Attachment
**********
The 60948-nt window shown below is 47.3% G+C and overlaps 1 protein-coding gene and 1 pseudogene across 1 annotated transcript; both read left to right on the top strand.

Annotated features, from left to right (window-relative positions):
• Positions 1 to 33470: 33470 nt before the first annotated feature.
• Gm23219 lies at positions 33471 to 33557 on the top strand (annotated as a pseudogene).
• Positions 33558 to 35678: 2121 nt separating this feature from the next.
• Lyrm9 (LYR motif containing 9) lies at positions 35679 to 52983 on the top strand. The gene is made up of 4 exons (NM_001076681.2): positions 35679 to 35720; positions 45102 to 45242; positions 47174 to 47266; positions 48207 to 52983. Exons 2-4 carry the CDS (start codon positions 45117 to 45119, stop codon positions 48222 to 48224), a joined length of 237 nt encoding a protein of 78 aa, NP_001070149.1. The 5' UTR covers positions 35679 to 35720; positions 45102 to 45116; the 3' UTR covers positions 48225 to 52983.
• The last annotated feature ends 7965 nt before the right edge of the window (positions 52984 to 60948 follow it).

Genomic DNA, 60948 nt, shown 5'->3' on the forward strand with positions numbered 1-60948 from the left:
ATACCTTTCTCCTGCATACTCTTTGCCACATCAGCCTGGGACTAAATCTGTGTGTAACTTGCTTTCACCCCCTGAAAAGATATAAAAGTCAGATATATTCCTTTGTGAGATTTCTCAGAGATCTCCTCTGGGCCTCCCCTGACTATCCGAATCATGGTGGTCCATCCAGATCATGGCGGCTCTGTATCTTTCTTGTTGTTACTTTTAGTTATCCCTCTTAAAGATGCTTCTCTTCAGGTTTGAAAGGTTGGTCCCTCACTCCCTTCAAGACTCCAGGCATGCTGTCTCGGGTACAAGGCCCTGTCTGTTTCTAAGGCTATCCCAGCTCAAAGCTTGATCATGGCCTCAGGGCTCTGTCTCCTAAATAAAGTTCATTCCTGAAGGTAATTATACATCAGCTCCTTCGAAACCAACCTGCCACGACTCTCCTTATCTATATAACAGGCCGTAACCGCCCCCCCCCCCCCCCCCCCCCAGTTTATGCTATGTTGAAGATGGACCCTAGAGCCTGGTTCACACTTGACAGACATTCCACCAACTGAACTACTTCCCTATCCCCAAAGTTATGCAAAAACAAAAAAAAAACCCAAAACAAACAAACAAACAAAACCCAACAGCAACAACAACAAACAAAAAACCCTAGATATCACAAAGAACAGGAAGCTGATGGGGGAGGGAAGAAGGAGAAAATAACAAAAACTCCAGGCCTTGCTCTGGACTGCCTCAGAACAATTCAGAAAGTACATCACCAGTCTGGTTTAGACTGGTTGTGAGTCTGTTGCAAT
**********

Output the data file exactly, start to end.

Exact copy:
The 60948-nt window shown below is 47.3% G+C and overlaps 1 protein-coding gene and 1 pseudogene across 1 annotated transcript; both read left to right on the top strand.

Annotated features, from left to right (window-relative positions):
• Positions 1 to 33470: 33470 nt before the first annotated feature.
• Gm23219 lies at positions 33471 to 33557 on the top strand (annotated as a pseudogene).
• Positions 33558 to 35678: 2121 nt separating this feature from the next.
• Lyrm9 (LYR motif containing 9) lies at positions 35679 to 52983 on the top strand. The gene is made up of 4 exons (NM_001076681.2): positions 35679 to 35720; positions 45102 to 45242; positions 47174 to 47266; positions 48207 to 52983. Exons 2-4 carry the CDS (start codon positions 45117 to 45119, stop codon positions 48222 to 48224), a joined length of 237 nt encoding a protein of 78 aa, NP_001070149.1. The 5' UTR covers positions 35679 to 35720; positions 45102 to 45116; the 3' UTR covers positions 48225 to 52983.
• The last annotated feature ends 7965 nt before the right edge of the window (positions 52984 to 60948 follow it).

Genomic DNA, 60948 nt, shown 5'->3' on the forward strand with positions numbered 1-60948 from the left:
ATACCTTTCTCCTGCATACTCTTTGCCACATCAGCCTGGGACTAAATCTGTGTGTAACTTGCTTTCACCCCCTGAAAAGATATAAAAGTCAGATATATTCCTTTGTGAGATTTCTCAGAGATCTCCTCTGGGCCTCCCCTGACTATCCGAATCATGGTGGTCCATCCAGATCATGGCGGCTCTGTATCTTTCTTGTTGTTACTTTTAGTTATCCCTCTTAAAGATGCTTCTCTTCAGGTTTGAAAGGTTGGTCCCTCACTCCCTTCAAGACTCCAGGCATGCTGTCTCGGGTACAAGGCCCTGTCTGTTTCTAAGGCTATCCCAGCTCAAAGCTTGATCATGGCCTCAGGGCTCTGTCTCCTAAATAAAGTTCATTCCTGAAGGTAATTATACATCAGCTCCTTCGAAACCAACCTGCCACGACTCTCCTTATCTATATAACAGGCCGTAACCGCCCCCCCCCCCCCCCCCCCCCAGTTTATGCTATGTTGAAGATGGACCCTAGAGCCTGGTTCACACTTGACAGACATTCCACCAACTGAACTACTTCCCTATCCCCAAAGTTATGCAAAAACAAAAAAAAAACCCAAAACAAACAAACAAACAAAACCCAACAGCAACAACAACAAACAAAAAACCCTAGATATCACAAAGAACAGGAAGCTGATGGGGGAGGGAAGAAGGAGAAAATAACAAAAACTCCAGGCCTTGCTCTGGACTGCCTCAGAACAATTCAGAAAGTACATCACCAGTCTGGTTTAGACTGGTTGTGAGTCTGTTGCAAT